4 Tips for Cutting Restaurant Costs While Boosting Efficiency
Like most businesses today, you may be looking to reduce your costs to improve your overall bottom line. However, you know you need to be careful so you don’t reduce the efficiency of your staff and your overall processes. Many restaurants that want to cut costs look to their menu prices. Their first instinct is to raise their menu prices to cover operating expenses. This isn’t the best idea, though, because you just may lose the customers you need.
So, we put together the four tips you need for cutting your restaurant costs while boosting your efficiency.
This way, you see higher profit margins, your restaurant becomes more productive, and you don’t hemorrhage customers.
What is Cost Efficiency?
When we talk about cutting costs and boosting efficiency, we’re really talking about cost efficiency. What is it?
Cost efficiency is when you save money in your restaurant by either changing the way you do something or changing a product to work in a better way. (tweet this) You practice cost efficiency to increase your bottom line and improve your efficiencies.
So, cutting costs and boosting efficiency really go hand in hand inside your restaurant if you do them right. Let’s review some ways to do this.
#1: Look at the Small Things
When cutting costs at your restaurant, you don’t always have to look at the biggest things. You can look at small things that really make a big difference.
One example to get you started is something American Airlines did in the late 1990s. They used to serve salads to their passengers. Well, they decided to eliminate just one olive from each salad plate. The cost savings were more than $40,000!
So, you can see that the little things – the micro-savings – can have a really big impact. While cutting costs, the removal of that olive also boosted efficiency as staff had many fewer olives to plate.
The best part about changing small things is that customers often don’t notice them. Here are some ideas for you:
- You can also reduce the number of items in your salads.
- Look at your takeout processes. For example, you might only send one packet of ketchup or salad dressing instead of two. Or, you can limit the number of napkins and only send silverware to people who request it.
- Look for the small changes that add up that customers won’t notice.
#2: Monitor Customer Waste
Another way to cut costs is to look at what your customers are leaving uneaten on their plates.
If you are regularly throwing away leftover food, you are really wasting your money. If your diners aren’t finishing their meals, make them smaller. If there are things on their plates that many of them aren’t eating, don’t include them.
You want to be careful here, though, as you don’t want to reduce menu items so much that people notice.
Things to think about might include the number of sides on a plate. For example, Mexican platters are notoriously large. Consider reducing the amount of beans and rice if you notice people aren’t eating them all.
In addition, you also want to monitor your waste. Don’t over-order. And manage your food inventory well so you don’t have excess spillage.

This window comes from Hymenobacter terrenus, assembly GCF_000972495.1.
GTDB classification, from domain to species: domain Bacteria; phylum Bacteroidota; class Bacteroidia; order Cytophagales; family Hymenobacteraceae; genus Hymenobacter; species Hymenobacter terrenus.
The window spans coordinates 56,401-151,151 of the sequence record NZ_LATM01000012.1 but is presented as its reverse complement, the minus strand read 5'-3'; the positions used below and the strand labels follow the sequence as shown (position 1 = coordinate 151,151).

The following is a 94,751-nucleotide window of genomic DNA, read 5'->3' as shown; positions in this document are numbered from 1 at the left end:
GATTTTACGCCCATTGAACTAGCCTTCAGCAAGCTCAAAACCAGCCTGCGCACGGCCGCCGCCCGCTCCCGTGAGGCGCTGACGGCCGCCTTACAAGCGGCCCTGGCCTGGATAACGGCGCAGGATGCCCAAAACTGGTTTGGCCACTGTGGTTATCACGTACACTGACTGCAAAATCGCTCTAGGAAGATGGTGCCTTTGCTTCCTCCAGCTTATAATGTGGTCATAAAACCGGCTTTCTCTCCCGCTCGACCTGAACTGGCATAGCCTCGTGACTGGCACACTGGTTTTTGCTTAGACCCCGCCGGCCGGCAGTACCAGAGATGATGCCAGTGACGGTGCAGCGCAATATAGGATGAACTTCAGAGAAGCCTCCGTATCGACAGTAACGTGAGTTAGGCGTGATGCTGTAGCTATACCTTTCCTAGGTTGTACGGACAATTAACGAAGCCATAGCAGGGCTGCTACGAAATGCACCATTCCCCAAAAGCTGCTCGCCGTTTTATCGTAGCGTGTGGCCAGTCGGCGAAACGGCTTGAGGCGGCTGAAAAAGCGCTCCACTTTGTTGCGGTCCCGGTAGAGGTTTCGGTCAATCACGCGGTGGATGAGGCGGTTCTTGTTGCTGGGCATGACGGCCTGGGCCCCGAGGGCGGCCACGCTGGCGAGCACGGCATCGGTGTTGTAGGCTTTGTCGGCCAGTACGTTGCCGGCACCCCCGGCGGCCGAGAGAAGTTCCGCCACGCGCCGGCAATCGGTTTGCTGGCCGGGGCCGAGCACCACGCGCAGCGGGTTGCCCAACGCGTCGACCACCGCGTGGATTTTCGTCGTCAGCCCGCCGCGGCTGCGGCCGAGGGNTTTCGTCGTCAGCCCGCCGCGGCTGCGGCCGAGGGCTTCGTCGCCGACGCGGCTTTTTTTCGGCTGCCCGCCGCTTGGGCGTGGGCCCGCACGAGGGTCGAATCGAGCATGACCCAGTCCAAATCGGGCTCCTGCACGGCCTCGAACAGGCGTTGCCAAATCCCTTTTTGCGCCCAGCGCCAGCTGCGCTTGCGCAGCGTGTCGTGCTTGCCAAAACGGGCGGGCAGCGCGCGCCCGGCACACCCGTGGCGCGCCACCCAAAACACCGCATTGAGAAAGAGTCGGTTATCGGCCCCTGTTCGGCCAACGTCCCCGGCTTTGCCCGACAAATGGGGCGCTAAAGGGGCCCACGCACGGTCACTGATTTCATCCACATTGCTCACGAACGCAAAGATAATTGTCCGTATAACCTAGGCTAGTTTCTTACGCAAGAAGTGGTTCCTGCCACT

#3: Reduce Employee Turnover
Did you know that the cost of employee turnover is nearly $6,000 per person for a typical front-line employee? This means that every time you have to hire and train a new employee, you are losing money, productivity, and efficiency.
The best way to cut costs and be more efficient is to reduce employee turnover. This is hard in the restaurant industry, but there are ways you can manage it.
Hire the right people from the very beginning. Make sure new employees can work well in your company culture.
- Pay them a competitive salary and benefits. Restaurant workers turn over a lot because of low pay. Offer better pay and benefits to increase employee retention.
- Offer professional development opportunities.
- Be flexible with their schedule. For example, if you have parents on staff, be willing to work with them around their kids’ sporting events.
- Have a thorough onboarding program.
- Do team bonding activities. Create a “family” at your restaurant.
- Offer positive enrichment and reward your team members when they do something well.
#4: Reduce the Size of Your Menu
Trim the “fat” off your menu and remove unpopular dishes. Not only does this reduce inventory costs and waste, but it makes your kitchen staff more efficient. You free them up to cook the items they are really good at.
Plus, the more items you have on your menu, the more inventory you need. This increases your chance of loss.
You also improve the efficiency of your menu. Why? Extensive menus are overwhelming to diners. By simplifying your menu, they can easily see what they want to order, and they just might order more because they aren’t stressed out trying to find something to eat.
Cut Costs and Boost Your Overall Efficiency
You can increase your restaurant’s overall revenue by managing and reducing your costs. Get rid of the extras or the things that aren’t really necessary. Look over your spending patterns as well as your waste.
You want to be very transparent with this, so you can really get a handle on your spending. You’ll find that a boost in efficiency will naturally follow once you cut your restaurant costs.
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